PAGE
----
Discussing Opportunities and Challenges at the State of Maker Learning Summit

Makers and educators from southwestern Pennsylvania and beyond came together to reflect on successes, work through challenges, and foster interdisciplinary approaches to maker education.

Roughly 100 makers and educators gathered at CoLab18 in Northside’s NOVA Place Thursday morning to discuss national and local developments in the field of maker learning. The conference was organized into three rounds of thematic lectures, each featuring a national keynote speaker, accompanied by a handful of “Ignite Talk” speakers from the Pittsburgh region.

Following a warm welcome from Remake Learning’s Sunanna Chand and Arconic Foundation’s Ryan Kish, attendees settled in to hear the first round of speakers.

National and Local Maker Landscape

Kyle Cornforth of MakerEd speaks at the State of Maker Learning / Photo by Nico Segall Tobon

Kyle Cornforth of MakerEd speaks at the State of Maker Learning / Photo by Nico Segall Tobon

The first national keynote speaker was Kyle Cornforth, who recently took over as Executive Director of MakerEd. Having spent the last two decades working in food policy and justice, Kyle admitted she’s still in a “beginner’s mindset” when it comes to maker education, and hopes an inter-disciplinary perspective can benefit the movement.

Kyle’s speech touched on a few overarching themes that continued to resurface throughout the day. She commended the movement as “a true grassroots development,” made possible by “people on the ground” co-creating with learners of all kinds. Kyle believes that, at its core, maker learning is “not about the stuff—it’s about people.” She shared her hopes that the movement’s “emerging focus on equity and access” can help transform the education system to better serve its most marginalized students.

“There’s nothing more important than re-imagining what the future might look like,” Kyle concluded. Maker education is all about helping young learners find the tools to build that future for themselves.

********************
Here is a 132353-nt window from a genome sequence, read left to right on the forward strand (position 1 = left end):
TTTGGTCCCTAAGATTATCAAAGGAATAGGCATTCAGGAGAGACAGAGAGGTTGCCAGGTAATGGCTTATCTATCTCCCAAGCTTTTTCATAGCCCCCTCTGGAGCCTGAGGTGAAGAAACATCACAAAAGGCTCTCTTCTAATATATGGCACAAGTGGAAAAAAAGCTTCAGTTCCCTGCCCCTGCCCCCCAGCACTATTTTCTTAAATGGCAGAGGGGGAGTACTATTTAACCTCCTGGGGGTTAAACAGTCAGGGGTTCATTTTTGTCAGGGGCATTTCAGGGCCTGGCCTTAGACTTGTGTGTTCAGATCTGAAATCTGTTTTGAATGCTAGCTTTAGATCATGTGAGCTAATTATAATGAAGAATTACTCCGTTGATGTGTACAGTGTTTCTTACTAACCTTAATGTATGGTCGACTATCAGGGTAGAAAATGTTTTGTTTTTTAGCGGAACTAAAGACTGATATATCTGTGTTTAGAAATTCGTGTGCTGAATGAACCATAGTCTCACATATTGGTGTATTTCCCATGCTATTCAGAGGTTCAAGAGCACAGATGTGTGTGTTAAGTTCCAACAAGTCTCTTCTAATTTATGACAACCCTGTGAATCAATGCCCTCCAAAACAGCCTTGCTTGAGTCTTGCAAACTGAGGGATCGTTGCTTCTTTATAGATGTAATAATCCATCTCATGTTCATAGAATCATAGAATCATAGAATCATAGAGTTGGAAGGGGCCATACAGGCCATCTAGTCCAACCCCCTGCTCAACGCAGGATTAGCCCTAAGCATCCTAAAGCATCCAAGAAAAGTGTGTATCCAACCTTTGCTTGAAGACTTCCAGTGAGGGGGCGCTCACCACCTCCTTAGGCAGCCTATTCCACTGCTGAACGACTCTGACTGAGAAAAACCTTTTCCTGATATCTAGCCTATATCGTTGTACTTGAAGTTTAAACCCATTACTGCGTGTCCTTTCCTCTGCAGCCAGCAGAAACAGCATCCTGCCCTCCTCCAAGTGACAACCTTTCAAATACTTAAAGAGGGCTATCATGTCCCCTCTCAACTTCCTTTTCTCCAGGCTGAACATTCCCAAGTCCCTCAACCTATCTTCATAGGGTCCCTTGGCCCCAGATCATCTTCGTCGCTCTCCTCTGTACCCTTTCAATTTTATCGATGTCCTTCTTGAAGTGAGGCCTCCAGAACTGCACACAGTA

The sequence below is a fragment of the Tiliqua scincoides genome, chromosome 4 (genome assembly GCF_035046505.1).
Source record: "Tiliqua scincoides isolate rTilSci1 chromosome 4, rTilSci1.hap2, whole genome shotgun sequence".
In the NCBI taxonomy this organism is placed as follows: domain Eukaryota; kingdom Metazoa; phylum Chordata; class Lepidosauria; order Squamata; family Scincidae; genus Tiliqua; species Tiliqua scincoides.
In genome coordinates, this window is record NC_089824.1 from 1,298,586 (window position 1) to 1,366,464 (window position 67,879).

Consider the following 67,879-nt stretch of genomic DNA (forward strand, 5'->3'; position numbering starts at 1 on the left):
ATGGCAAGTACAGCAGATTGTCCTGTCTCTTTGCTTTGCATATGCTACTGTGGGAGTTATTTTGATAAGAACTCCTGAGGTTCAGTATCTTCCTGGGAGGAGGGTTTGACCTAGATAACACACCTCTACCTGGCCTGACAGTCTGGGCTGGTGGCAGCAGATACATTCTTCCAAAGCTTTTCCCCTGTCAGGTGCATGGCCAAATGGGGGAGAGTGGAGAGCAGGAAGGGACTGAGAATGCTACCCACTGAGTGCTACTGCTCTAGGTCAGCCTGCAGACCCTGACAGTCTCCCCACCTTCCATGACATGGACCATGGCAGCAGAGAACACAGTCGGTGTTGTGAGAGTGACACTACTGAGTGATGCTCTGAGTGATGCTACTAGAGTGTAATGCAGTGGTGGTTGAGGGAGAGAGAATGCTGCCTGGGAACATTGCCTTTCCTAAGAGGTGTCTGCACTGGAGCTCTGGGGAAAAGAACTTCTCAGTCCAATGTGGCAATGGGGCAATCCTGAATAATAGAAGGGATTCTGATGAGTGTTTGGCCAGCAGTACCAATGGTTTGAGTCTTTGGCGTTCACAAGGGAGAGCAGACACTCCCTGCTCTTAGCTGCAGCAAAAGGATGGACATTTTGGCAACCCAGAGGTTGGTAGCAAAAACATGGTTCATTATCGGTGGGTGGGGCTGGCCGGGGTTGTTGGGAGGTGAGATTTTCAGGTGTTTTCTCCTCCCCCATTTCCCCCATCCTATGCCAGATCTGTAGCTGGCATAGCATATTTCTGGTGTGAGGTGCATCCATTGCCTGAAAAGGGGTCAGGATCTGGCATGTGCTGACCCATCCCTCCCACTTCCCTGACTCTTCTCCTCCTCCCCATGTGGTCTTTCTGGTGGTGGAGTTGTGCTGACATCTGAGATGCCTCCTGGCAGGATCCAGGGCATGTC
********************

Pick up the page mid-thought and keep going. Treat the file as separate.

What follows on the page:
Following her speech, local educator Jeff Evancho of Agency by Design discussed the importance of “empowering [young learners] to be the makers of their own universe.” Chip Lindsey gave an overview of how The Children’s Museum of Pittsburgh will strive to “create learning moments that are deep and powerful” in their upcoming museumlab space, while Samantha Utley from Duquesne City Schools shared her hopes that “our parents, relatives, and board members can see the pride beaming from students’ faces” when they’re engaged in making. Rounding out the first session was Shimira Williams, whose “Slaying the Future” event showcased the hard work and talent of nine African American women working at the intersections of STEM, beauty, fashion, and entrepreneurship.

After the first round of speakers, everyone broke out into small groups to reflect on various opportunities and challenges facing today’s maker-educators. Several groups echoed Kyle’s appreciation for “process over product,” and the ability to let students design their own learning experiences. On the other hand, many educators expressed frustration with a lack of administrative support, and the difficulty of measuring success in a system so fixated on test scores.

Equity in Making

The second round of talks focused on the need for equity in maker spaces. Keynote speaker Dr. Kareem Edouard delivered a presentation via video chat about his latest research study on the “ethnography of making,” and how maker spaces can work to be more inclusive. His findings reveal a troubling pattern in the imagery and attitudes surrounding most in-school maker spaces: flyers often feature power tools and machinery geared toward male students, while leadership roles are predominantly filled by white men. These aspects correlate with a major drop-off in girls’ attendance and comfort levels in maker spaces, especially as they enter high school. Maker spaces need to transform their identities, Edouard concluded, in order to accommodate a diverse range of students.